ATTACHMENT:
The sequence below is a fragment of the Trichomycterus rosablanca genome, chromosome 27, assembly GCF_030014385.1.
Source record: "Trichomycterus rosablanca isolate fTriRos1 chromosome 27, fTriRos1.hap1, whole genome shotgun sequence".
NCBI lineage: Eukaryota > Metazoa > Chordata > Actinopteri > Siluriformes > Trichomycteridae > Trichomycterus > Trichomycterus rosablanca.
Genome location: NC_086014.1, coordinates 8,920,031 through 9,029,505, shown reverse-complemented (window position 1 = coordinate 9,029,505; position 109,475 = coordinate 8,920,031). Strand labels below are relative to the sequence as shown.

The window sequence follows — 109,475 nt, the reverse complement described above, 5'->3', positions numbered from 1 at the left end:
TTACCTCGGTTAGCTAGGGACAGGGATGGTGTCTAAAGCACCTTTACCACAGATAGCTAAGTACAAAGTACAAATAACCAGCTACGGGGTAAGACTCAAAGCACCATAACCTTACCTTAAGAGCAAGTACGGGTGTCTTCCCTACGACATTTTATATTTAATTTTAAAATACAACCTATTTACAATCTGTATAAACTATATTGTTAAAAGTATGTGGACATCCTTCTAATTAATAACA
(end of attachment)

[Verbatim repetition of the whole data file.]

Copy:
The sequence below is a fragment of the Trichomycterus rosablanca genome, chromosome 27, assembly GCF_030014385.1.
Source record: "Trichomycterus rosablanca isolate fTriRos1 chromosome 27, fTriRos1.hap1, whole genome shotgun sequence".
NCBI lineage: Eukaryota > Metazoa > Chordata > Actinopteri > Siluriformes > Trichomycteridae > Trichomycterus > Trichomycterus rosablanca.
Genome location: NC_086014.1, coordinates 8,920,031 through 9,029,505, shown reverse-complemented (window position 1 = coordinate 9,029,505; position 109,475 = coordinate 8,920,031). Strand labels below are relative to the sequence as shown.

The window sequence follows — 109,475 nt, the reverse complement described above, 5'->3', positions numbered from 1 at the left end:
TTACCTCGGTTAGCTAGGGACAGGGATGGTGTCTAAAGCACCTTTACCACAGATAGCTAAGTACAAAGTACAAATAACCAGCTACGGGGTAAGACTCAAAGCACCATAACCTTACCTTAAGAGCAAGTACGGGTGTCTTCCCTACGACATTTTATATTTAATTTTAAAATACAACCTATTTACAATCTGTATAAACTATATTGTTAAAAGTATGTGGACATCCTTCTAATTAATAACA